CN101395576BFeb 28, 2007Jan 4, 2012Abb公司A method for comparing, an automation system and a controller
CN103197664B *Mar 7, 2013Jun 10, 2015重庆邮电大学基于corba的嵌入式控制器参数标定系统及方法
DE102004056089B3 *Nov 12, 2004Feb 2, 2006Universität StuttgartNetwork adapter for polling of information from automation device, uses embedded web-server for communication with client
DE102006051980B4 *Nov 3, 2006Jul 21, 2011Yokogawa Electric Corporation, Tokio/TokyoFeldkommunikationssystem
DE102009055187A1 *Dec 22, 2009Jun 30, 2011Endress + Hauser Process Solutions AgMethod for redundant remote transmission of data e.g. short message service, between periphery field access unit and remote management system, involves exchanging part of transmission data between field access unit and management system
DE102010001211A1 *Jan 26, 2010Jun 30, 2011Endress + Hauser Flowtec AgFlexibel konfigurierbares Datenübertragungsobjekt
DE102013106572A1 *Jun 24, 2013Dec 24, 2014Weidmüller Interface GmbH & Co. KGFeldbuskoppler zur Anbindung von Ein-/Ausgangsmodulen an einen Feldbus und Betriebsverfahren für einen Feldbuskoppler
DE202006015797U1 *Oct 12, 2006Feb 14, 2008Phoenix Contact Gmbh & Co. KgParametrierung einer intelligenten Einheit über Spannungsversorgungseinrichtung
EP1989615A1 *Feb 28, 2007Nov 12, 2008Abb AbA method for comparing, an automation system and a controller
EP1989615A4 *Feb 28, 2007Jun 16, 2010Abb AbA method for comparing, an automation system and a controller
EP1989616A1 *Feb 28, 2007Nov 12, 2008Abb AbMethod for evaluating, an automation system, and a controller
EP1989616A4 *Feb 28, 2007Jun 16, 2010Abb AbMethod for evaluating, an automation system, and a controller
WO2005062781A2 *Dec 20, 2004Jul 14, 2005Karen LeaseSystem and method for composition and decomposition of information objects
WO2006034023A2 *Sep 16, 2005Mar 30, 2006David T CassingData plane technology including packet processing for network processors
WO2007006045A2 *Jul 5, 2006Jan 11, 2007Honeywell Int IncSystem and method for providing direct web access to controlers in a process control environment
WO2007012074A1 *Jul 20, 2006Jan 25, 2007Rosemount IncField device with power over ethernet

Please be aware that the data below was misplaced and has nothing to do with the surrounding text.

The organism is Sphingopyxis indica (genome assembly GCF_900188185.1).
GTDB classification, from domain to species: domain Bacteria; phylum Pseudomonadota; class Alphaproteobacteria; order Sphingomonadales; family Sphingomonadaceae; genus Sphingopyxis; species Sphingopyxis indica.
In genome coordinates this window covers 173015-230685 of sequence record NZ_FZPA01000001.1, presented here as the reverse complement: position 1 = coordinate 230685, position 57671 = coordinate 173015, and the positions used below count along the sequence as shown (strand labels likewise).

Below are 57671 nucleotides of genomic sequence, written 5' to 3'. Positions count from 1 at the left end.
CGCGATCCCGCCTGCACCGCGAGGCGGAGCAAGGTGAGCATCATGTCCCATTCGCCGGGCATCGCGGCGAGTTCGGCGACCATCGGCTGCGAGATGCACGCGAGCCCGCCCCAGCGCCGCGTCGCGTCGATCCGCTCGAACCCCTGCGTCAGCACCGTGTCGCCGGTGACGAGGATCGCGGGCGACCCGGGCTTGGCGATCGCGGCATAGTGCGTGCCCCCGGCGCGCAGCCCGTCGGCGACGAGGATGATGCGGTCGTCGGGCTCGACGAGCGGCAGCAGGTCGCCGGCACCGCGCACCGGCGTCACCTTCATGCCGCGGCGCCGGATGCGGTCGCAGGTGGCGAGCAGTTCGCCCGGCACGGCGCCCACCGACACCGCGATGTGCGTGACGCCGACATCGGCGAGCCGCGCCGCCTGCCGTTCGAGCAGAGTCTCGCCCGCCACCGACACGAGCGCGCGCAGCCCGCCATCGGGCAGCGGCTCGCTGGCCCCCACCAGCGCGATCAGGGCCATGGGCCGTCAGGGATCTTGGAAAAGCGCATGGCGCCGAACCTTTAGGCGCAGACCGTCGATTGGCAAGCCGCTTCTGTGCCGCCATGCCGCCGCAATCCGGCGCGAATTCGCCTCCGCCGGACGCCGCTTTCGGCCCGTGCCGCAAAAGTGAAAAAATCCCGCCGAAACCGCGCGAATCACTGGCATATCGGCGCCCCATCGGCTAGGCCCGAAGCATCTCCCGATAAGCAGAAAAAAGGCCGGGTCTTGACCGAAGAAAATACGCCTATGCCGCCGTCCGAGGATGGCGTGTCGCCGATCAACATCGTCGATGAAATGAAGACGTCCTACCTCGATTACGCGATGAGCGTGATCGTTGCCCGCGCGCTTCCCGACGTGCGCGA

WO2009154888A1 *May 7, 2009Dec 23, 2009Illinois Tool Works Inc.Configurable welding interface for automated welding applications
WO2011006740A1 *Jun 22, 2010Jan 20, 2011Endress+Hauser Gmbh+Co. KgSystem for controlling and/or monitoring a process system in automation engineering
WO2012003907A1 *May 28, 2011Jan 12, 2012Abb Technology AgSystem for cabling the automation equipment and control equipment of a technical plant
U.S. Classification700/1, 718/100, 700/19, 700/18, 700/86, 700/2, 714/E11.08, 718/1
International ClassificationG06F11/20, G05B19/042, G05B19/418, G06F9/445, G06Q10/00
Cooperative ClassificationH04L67/12, H04L43/0817, H04L43/00, G05B2219/25092, H04L41/082, G05B2219/34259, H04L41/0843, H04L41/0866, G05B19/042, G05B2219/23298, G06F8/60, G05B2219/25428, G05B19/0421, G05B2219/25014, G06Q10/06, G05B2219/34038, H04L41/0686, G05B2219/31156, H04L12/2602, G05B2219/31457, G05B2219/31161, G05B19/4184, G05B15/02
European ClassificationG06Q10/06, G06F8/60, H04L12/26M, H04L43/00, H04L29/08N11, H04L43/08D, G05B19/042, G05B19/418F, G05B19/042M
Legal Events
Sep 29, 2000ASAssignment
Jan 4, 2002ASAssignment
May 14, 2003ASAssignment
Apr 5, 2004ASAssignment
Effective date: 20040401
Jul 13, 2006ASAssignment
Effective date: 20060713
Jul 27, 2006ASAssignment
Effective date: 20060727
Feb 21, 2008FPAYFee payment
Year of fee payment: 4
Feb 24, 2012FPAYFee payment
Year of fee payment: 8
Aug 8, 2013ASAssignment
Effective date: 20080723